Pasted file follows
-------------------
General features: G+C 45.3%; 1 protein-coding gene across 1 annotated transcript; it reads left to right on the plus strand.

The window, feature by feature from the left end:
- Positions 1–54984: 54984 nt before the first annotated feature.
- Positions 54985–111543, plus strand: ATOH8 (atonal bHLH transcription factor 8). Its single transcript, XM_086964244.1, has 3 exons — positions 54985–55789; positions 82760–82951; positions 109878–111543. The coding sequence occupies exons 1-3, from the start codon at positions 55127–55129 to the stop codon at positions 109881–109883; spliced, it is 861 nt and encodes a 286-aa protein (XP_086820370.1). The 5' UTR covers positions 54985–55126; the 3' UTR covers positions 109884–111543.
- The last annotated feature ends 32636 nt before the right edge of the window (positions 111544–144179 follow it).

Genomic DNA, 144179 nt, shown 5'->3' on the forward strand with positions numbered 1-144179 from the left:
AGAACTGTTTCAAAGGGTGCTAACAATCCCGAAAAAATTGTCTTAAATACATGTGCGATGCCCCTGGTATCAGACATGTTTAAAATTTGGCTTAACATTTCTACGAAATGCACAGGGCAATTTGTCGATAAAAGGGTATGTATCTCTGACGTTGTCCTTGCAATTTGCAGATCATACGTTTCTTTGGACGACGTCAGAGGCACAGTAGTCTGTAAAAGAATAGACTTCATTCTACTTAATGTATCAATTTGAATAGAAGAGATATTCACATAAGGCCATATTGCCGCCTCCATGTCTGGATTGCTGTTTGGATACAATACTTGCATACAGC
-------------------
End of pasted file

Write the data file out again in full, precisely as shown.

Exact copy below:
General features: G+C 45.3%; 1 protein-coding gene across 1 annotated transcript; it reads left to right on the plus strand.

The window, feature by feature from the left end:
- Positions 1–54984: 54984 nt before the first annotated feature.
- Positions 54985–111543, plus strand: ATOH8 (atonal bHLH transcription factor 8). Its single transcript, XM_086964244.1, has 3 exons — positions 54985–55789; positions 82760–82951; positions 109878–111543. The coding sequence occupies exons 1-3, from the start codon at positions 55127–55129 to the stop codon at positions 109881–109883; spliced, it is 861 nt and encodes a 286-aa protein (XP_086820370.1). The 5' UTR covers positions 54985–55126; the 3' UTR covers positions 109884–111543.
- The last annotated feature ends 32636 nt before the right edge of the window (positions 111544–144179 follow it).

Genomic DNA, 144179 nt, shown 5'->3' on the forward strand with positions numbered 1-144179 from the left:
AGAACTGTTTCAAAGGGTGCTAACAATCCCGAAAAAATTGTCTTAAATACATGTGCGATGCCCCTGGTATCAGACATGTTTAAAATTTGGCTTAACATTTCTACGAAATGCACAGGGCAATTTGTCGATAAAAGGGTATGTATCTCTGACGTTGTCCTTGCAATTTGCAGATCATACGTTTCTTTGGACGACGTCAGAGGCACAGTAGTCTGTAAAAGAATAGACTTCATTCTACTTAATGTATCAATTTGAATAGAAGAGATATTCACATAAGGCCATATTGCCGCCTCCATGTCTGGATTGCTGTTTGGATACAATACTTGCATACAGC